Michael Noll is a hydrologist with the USGS New York Water Science Center and a licensed New York State Geologist. Michael graduated Summa Cum Laude from Stony Brook University in 2009 with a Bachelor’s Degree of Science (Geology), and in 2015 with a Master's of Science (Hydrogeology). Since 2007, Michael has worked on various environmental investigations to inform rehabilitation efforts of the New York City water supply system that is used to distribute potable water to New York City’s 8 million residents and another 1 million residents in upstate New York. Currently, Michael is working on a project to assess the effects of leakage from the Catskill and Delaware Aqueducts on the local bedrock and overburden aquifers in southeastern New York using a multidisciplinary approach.
Michael also oversees a cooperative program with the Suffolk County Water Authority which coordinates drilling activities and allows for cost-effective hydrogeologic data collection. Lithologic and geophysical data are analyzed on site to identify major hydrogeologic contacts and inform production well construction.
Michael has been working with the Shinnecock Nation on the south fork of eastern Long Island since 2014 on projects that help support decision making related to the Tribe’s natural resources. These projects include defining baseline hydrologic conditions, characterizing the movement and distribution of shallow groundwater beneath the tribal lands, and identifying sources of potential contamination to the surficial aquifer and coastal ecosystems. Michael participates in an annual training event to strengthen the technical capacity of the Shinnecock Tribe in managing their natural resources, and to establish and maintain positive relationships between the USGS and the Tribal Government.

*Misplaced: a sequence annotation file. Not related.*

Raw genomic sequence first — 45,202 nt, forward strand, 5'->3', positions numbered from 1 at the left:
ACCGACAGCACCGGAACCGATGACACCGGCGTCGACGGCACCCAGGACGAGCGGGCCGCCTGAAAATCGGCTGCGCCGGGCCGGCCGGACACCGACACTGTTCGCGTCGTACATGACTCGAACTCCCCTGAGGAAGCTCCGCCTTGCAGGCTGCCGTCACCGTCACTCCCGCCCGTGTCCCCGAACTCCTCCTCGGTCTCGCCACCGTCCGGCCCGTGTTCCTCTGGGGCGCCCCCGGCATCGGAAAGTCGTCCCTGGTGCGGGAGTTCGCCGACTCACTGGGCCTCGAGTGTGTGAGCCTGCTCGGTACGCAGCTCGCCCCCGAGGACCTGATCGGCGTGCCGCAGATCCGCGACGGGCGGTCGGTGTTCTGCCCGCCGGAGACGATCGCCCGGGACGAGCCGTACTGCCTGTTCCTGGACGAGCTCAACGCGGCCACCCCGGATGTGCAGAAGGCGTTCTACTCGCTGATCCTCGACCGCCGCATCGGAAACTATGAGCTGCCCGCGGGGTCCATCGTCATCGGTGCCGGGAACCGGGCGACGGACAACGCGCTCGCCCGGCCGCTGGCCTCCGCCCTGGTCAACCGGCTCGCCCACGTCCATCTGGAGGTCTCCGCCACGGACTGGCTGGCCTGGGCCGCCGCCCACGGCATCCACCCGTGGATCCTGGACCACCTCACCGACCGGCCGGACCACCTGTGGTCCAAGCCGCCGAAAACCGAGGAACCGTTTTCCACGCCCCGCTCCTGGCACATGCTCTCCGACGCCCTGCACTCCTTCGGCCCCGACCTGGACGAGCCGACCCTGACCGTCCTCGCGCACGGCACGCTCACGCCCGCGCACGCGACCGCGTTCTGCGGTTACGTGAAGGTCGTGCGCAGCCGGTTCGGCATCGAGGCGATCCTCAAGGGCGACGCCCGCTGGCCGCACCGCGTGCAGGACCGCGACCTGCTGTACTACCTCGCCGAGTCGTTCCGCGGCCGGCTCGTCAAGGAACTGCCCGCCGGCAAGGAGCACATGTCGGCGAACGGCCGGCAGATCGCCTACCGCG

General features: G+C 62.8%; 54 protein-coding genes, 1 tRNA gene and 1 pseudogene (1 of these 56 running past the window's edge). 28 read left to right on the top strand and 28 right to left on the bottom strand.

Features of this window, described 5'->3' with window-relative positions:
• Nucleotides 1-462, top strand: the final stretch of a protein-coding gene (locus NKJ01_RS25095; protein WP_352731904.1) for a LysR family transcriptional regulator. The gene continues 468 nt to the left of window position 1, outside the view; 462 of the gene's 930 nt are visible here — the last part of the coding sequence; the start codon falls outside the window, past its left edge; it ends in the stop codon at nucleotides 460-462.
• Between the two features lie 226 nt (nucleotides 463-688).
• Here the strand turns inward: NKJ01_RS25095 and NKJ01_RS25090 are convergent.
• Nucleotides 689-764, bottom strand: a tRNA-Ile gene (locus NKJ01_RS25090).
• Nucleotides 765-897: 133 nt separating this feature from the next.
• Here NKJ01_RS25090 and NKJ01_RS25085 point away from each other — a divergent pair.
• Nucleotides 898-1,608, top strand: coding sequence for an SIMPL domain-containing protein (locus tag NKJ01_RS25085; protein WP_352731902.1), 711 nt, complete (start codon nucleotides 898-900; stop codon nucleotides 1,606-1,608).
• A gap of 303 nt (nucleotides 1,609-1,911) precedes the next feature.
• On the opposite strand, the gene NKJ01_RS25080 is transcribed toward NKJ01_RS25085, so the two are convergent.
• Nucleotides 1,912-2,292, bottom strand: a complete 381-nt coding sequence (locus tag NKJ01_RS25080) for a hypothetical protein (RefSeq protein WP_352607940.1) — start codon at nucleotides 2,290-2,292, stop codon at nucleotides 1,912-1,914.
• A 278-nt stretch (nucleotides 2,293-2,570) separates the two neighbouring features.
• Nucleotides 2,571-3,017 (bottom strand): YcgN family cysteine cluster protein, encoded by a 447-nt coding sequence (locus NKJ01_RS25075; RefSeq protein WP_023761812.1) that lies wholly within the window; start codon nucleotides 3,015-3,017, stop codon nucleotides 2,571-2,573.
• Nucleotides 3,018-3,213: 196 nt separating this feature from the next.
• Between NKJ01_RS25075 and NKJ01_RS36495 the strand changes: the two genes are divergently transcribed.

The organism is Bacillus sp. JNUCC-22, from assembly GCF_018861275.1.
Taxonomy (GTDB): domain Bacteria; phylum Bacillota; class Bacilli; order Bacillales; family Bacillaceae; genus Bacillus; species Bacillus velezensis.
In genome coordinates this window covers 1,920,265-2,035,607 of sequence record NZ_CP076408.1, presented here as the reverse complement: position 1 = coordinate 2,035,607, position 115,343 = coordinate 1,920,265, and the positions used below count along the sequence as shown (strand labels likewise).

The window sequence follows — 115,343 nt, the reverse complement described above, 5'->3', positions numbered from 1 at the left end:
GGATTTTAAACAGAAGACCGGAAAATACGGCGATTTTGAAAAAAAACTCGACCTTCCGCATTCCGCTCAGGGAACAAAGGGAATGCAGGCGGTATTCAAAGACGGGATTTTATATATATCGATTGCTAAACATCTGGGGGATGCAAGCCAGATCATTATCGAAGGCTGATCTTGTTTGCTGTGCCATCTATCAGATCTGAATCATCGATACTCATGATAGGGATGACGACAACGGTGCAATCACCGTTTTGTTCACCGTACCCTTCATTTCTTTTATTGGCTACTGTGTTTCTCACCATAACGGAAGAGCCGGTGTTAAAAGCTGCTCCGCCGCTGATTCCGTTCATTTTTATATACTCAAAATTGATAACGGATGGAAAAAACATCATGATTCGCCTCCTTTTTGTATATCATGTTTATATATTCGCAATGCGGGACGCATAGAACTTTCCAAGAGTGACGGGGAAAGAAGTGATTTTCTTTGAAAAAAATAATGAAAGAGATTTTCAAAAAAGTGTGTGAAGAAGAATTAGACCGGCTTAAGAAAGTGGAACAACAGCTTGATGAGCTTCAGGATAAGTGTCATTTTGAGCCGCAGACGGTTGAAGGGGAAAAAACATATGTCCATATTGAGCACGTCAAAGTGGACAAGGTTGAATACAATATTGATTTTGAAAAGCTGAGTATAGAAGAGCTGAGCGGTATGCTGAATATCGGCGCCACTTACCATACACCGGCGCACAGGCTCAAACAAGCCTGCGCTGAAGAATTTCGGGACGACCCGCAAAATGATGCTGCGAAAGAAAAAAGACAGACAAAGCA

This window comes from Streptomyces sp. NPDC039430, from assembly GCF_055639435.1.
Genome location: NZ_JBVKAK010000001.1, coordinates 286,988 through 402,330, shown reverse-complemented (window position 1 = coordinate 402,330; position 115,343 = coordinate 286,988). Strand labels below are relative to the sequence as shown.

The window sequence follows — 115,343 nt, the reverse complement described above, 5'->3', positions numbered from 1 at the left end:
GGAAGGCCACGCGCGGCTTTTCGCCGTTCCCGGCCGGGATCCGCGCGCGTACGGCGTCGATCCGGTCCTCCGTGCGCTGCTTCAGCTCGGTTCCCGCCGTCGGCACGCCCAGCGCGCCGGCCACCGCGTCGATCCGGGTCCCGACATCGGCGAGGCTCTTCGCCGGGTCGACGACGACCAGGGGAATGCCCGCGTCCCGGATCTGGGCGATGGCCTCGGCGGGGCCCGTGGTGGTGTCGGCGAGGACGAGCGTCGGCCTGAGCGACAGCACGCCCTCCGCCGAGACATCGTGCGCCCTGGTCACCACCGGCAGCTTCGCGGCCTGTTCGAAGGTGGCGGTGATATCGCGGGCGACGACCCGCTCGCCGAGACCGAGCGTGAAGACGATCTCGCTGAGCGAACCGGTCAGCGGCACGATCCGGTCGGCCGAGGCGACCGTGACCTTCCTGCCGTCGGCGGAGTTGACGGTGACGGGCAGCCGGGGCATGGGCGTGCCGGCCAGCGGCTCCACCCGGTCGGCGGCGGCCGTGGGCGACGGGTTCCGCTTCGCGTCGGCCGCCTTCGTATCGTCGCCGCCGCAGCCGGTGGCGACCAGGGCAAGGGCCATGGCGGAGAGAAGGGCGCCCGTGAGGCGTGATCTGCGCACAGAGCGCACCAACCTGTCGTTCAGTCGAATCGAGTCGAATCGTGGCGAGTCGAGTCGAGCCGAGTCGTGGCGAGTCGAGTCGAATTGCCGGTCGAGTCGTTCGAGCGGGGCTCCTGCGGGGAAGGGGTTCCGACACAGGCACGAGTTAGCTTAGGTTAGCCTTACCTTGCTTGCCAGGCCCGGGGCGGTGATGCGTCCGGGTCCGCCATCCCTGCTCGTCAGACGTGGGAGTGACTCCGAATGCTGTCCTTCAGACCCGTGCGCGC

Michael is also a subject matter expert for the USGS Geospatial Data Collection Group which provides technical guidance, method development, and training to the Water Mission Area for 9 geospatial disciplines. These disciplines include global navigation satellite systems, trigonometric leveling, differential leveling, storm-tide monitoring, bathymetry, light detection and ranging, datum conversion, photogrammetry, and geodesy.